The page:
Cornelius Vanderbilt II House, New York City

Looking north on Fifth Avenue from 56th Street, with the Cornelius Vanderbilt II House on the left side of the street, around 1907-1910. Image courtesy of the Library of Congress, Detroit Publishing Company Collection.

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Fifth Avenue in 2016:

As explained in an earlier post, this section of Fifth Avenue was once known as Vanderbilt Row because of the number of mansions that the family built here in the late 1800s. However, none of the other mansions rivaled that of Cornelius Vanderbilt II, who was the eldest son of William Henry Vanderbilt and the grandson of family patriarch Cornelius Vanderbilt. When his grandfather died in 1877, the younger Cornelius received a $5 million inheritance, and soon after he set to work building a lavish mansion here at the corner of Fifth Avenue and West 57th Street.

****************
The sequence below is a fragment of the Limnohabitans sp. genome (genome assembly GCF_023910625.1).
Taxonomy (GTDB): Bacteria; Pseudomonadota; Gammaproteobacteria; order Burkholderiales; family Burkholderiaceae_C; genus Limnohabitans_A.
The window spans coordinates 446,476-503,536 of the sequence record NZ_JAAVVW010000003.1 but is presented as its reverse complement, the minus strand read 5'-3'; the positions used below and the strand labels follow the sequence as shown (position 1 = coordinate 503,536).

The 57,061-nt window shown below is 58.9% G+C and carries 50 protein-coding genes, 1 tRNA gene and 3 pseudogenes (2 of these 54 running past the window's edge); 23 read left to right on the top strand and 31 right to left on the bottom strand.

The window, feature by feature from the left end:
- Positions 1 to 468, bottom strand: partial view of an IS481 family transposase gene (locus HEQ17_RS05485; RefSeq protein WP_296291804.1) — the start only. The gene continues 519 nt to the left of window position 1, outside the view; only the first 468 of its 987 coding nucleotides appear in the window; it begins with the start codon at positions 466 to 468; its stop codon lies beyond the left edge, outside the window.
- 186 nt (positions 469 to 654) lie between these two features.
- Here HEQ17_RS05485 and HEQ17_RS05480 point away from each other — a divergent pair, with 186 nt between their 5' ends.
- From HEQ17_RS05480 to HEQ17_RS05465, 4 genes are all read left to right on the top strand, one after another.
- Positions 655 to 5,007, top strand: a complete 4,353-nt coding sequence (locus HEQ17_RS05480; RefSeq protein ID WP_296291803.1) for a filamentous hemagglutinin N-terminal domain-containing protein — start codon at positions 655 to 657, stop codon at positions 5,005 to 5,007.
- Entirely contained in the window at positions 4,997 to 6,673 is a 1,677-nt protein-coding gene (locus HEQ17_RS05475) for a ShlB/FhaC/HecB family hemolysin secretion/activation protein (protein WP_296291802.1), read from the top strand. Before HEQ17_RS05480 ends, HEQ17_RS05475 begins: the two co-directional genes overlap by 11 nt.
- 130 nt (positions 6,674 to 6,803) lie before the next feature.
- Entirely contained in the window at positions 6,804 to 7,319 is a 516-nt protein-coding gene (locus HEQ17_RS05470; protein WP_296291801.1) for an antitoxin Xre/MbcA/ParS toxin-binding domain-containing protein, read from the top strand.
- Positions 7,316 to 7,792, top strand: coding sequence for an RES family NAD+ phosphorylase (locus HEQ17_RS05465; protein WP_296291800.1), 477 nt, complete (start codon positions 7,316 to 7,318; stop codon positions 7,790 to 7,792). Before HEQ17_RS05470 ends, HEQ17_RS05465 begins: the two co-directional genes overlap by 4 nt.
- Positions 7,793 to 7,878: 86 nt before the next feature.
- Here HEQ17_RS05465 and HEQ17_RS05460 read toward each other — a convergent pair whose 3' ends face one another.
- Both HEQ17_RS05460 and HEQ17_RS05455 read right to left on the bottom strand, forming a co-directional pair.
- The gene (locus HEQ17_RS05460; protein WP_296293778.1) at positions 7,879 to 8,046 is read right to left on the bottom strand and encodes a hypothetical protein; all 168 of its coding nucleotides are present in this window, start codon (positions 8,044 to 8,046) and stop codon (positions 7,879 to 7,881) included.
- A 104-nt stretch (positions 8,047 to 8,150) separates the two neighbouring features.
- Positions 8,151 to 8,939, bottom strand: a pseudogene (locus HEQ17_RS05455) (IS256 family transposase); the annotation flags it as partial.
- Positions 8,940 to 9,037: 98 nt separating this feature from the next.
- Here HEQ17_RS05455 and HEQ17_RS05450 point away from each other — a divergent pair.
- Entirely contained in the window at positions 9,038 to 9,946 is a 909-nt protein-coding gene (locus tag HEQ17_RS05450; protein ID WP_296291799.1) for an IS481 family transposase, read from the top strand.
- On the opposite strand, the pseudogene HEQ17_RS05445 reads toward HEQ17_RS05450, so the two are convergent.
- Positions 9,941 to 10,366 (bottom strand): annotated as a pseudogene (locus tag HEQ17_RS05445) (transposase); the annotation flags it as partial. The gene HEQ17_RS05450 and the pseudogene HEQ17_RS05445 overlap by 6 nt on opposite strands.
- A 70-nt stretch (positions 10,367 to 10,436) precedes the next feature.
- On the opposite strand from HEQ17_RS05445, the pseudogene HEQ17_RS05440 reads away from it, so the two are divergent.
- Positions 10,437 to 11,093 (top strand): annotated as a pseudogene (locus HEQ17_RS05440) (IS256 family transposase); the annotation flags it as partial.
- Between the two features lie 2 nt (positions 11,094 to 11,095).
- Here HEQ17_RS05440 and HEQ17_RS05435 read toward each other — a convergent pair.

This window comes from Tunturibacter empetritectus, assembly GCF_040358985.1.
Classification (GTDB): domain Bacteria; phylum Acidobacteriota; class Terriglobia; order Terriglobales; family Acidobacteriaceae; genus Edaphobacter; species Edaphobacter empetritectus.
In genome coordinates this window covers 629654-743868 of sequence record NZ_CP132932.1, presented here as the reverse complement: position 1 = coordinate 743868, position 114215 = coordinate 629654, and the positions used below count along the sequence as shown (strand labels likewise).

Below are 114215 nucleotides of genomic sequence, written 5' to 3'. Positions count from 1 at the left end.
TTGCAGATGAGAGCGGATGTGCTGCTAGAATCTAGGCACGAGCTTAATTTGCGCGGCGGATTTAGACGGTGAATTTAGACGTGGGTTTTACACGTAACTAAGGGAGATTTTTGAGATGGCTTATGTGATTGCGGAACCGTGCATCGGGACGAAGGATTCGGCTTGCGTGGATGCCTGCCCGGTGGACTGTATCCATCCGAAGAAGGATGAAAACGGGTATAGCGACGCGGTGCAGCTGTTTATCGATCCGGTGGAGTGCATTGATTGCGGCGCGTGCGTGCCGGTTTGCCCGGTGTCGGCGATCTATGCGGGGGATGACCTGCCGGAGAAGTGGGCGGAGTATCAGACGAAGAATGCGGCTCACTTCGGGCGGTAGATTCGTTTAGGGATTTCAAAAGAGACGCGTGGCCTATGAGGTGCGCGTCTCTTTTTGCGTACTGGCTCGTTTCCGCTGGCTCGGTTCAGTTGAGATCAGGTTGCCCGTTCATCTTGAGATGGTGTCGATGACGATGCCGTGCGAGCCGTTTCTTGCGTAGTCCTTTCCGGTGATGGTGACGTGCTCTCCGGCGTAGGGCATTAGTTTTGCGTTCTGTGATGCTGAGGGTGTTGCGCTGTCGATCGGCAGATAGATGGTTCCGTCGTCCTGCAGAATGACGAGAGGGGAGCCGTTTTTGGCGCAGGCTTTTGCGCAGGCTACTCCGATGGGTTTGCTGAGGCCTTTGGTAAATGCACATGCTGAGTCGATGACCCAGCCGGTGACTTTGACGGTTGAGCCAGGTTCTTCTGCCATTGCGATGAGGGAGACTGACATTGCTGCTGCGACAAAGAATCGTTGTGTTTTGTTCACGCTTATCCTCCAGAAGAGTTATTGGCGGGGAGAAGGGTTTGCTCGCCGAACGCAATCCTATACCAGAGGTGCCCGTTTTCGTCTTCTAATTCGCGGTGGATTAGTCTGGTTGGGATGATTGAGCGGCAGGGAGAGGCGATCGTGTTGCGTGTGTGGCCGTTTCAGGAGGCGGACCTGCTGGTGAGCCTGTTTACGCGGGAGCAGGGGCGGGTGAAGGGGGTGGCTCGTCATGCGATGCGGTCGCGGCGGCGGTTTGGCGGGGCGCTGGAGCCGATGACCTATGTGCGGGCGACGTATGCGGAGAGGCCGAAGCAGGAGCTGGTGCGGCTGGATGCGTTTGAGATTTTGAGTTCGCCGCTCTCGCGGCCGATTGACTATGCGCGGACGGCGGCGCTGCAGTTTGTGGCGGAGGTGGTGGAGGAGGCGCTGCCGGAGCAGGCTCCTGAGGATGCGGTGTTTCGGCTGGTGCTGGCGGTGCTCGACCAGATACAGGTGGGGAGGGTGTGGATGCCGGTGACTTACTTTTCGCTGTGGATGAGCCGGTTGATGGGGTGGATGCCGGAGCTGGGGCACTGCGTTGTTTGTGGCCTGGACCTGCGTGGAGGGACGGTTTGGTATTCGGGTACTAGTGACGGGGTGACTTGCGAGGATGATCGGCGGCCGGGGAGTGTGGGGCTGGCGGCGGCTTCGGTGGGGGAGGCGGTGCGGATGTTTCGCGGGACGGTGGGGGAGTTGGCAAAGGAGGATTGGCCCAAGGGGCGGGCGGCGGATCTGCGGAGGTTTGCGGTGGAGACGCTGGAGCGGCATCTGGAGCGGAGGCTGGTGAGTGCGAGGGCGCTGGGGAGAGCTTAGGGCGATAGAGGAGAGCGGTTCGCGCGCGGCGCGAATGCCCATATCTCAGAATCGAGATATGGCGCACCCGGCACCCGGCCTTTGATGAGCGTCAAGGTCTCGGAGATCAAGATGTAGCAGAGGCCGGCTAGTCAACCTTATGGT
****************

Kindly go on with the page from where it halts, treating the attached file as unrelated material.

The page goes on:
When it was completed in 1883, the house consisted of just the section closest to West 57th Street, which is the side facing the camera. However, his father died two years later, leaving him in charge of the New York Central Railroad and giving him an inheritance of nearly $70 million, or close to $1.8 billion in today’s dollars. He put some of this money to use a few years later, when he decided to expand his house and ensure that no other mansion could rival it. The $3 million expansion was completed in 1893, giving the house 130 rooms and making it the largest private residence ever built in the city.